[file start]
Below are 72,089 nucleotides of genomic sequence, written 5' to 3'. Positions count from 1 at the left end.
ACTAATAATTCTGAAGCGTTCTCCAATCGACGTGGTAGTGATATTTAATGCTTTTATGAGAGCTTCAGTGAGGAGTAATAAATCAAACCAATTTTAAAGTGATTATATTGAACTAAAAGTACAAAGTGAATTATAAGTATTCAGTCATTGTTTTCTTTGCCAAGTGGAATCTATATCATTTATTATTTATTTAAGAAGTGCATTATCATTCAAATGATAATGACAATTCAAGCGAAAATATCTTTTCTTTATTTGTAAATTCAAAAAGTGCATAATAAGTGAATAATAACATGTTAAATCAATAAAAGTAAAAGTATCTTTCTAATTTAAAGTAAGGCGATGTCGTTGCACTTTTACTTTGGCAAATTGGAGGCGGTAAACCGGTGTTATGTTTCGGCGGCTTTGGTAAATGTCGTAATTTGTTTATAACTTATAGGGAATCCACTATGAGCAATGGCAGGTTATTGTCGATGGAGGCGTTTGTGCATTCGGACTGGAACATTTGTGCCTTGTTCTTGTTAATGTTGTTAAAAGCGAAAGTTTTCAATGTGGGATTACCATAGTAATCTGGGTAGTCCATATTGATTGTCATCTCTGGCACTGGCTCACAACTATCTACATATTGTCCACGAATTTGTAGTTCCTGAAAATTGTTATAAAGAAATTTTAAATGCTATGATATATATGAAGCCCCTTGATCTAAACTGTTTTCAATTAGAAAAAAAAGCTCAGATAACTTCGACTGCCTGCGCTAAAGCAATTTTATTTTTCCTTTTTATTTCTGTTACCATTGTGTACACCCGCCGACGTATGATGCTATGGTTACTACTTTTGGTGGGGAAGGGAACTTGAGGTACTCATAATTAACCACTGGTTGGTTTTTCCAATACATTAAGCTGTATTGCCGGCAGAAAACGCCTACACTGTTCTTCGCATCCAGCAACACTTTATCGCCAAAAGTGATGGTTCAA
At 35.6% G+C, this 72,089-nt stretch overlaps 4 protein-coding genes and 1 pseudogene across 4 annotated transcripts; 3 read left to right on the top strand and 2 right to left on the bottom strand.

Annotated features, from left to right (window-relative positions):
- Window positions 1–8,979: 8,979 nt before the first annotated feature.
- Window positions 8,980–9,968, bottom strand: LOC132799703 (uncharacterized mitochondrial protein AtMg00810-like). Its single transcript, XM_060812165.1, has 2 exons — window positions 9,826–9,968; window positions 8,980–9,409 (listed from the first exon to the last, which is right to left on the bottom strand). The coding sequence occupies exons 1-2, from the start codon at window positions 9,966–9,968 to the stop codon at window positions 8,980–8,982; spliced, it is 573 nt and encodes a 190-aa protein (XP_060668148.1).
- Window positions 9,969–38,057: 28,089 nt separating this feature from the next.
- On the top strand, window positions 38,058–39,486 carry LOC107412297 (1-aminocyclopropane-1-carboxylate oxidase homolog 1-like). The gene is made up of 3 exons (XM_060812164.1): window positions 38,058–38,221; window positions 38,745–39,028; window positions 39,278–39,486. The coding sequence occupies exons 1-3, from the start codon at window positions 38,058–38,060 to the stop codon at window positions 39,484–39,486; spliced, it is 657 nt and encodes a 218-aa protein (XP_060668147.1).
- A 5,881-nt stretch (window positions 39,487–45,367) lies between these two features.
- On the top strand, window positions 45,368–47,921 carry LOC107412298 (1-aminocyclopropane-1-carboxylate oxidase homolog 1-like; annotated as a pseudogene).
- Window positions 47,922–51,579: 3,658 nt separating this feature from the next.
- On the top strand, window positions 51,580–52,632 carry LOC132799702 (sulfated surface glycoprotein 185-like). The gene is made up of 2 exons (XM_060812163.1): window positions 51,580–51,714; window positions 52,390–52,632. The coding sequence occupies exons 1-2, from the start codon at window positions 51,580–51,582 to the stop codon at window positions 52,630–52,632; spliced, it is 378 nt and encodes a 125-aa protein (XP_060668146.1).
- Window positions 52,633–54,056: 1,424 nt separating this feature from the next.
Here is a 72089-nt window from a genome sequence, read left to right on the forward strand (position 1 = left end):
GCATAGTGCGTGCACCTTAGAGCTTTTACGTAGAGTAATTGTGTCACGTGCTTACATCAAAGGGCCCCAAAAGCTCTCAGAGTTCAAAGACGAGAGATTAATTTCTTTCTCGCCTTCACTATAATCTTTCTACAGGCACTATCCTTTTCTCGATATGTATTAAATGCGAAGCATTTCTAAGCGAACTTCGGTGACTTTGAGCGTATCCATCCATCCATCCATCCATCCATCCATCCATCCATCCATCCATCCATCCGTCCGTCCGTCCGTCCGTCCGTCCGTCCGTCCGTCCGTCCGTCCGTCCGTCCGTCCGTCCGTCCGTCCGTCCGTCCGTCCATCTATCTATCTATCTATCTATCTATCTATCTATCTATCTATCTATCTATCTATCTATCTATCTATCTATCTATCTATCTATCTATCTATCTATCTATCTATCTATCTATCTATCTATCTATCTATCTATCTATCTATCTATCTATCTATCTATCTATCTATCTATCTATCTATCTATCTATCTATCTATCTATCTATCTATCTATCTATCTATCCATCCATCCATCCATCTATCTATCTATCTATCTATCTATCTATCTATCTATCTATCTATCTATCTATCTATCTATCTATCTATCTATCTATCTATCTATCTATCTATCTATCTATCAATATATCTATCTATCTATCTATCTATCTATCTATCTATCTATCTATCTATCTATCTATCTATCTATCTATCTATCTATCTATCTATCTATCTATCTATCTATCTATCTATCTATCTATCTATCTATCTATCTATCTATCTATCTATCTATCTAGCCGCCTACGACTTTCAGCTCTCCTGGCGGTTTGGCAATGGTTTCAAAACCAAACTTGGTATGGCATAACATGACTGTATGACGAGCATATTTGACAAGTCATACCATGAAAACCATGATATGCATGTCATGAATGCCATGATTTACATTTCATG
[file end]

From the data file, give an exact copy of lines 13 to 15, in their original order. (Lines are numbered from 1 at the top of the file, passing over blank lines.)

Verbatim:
- Window positions 52,633–54,056: 1,424 nt separating this feature from the next.
Here is a 72089-nt window from a genome sequence, read left to right on the forward strand (position 1 = left end):
GCATAGTGCGTGCACCTTAGAGCTTTTACGTAGAGTAATTGTGTCACGTGCTTACATCAAAGGGCCCCAAAAGCTCTCAGAGTTCAAAGACGAGAGATTAATTTCTTTCTCGCCTTCACTATAATCTTTCTACAGGCACTATCCTTTTCTCGATATGTATTAAATGCGAAGCATTTCTAAGCGAACTTCGGTGACTTTGAGCGTATCCATCCATCCATCCATCCATCCATCCATCCATCCATCCATCCATCCATCCGTCCGTCCGTCCGTCCGTCCGTCCGTCCGTCCGTCCGTCCGTCCGTCCGTCCGTCCGTCCGTCCGTCCGTCCGTCCGTCCATCTATCTATCTATCTATCTATCTATCTATCTATCTATCTATCTATCTATCTATCTATCTATCTATCTATCTATCTATCTATCTATCTATCTATCTATCTATCTATCTATCTATCTATCTATCTATCTATCTATCTATCTATCTATCTATCTATCTATCTATCTATCTATCTATCTATCTATCTATCTATCTATCTATCTATCTATCTATCTATCCATCCATCCATCCATCTATCTATCTATCTATCTATCTATCTATCTATCTATCTATCTATCTATCTATCTATCTATCTATCTATCTATCTATCTATCTATCTATCTATCTATCTATCAATATATCTATCTATCTATCTATCTATCTATCTATCTATCTATCTATCTATCTATCTATCTATCTATCTATCTATCTATCTATCTATCTATCTATCTATCTATCTATCTATCTATCTATCTATCTATCTATCTATCTATCTATCTATCTATCTAGCCGCCTACGACTTTCAGCTCTCCTGGCGGTTTGGCAATGGTTTCAAAACCAAACTTGGTATGGCATAACATGACTGTATGACGAGCATATTTGACAAGTCATACCATGAAAACCATGATATGCATGTCATGAATGCCATGATTTACATTTCATG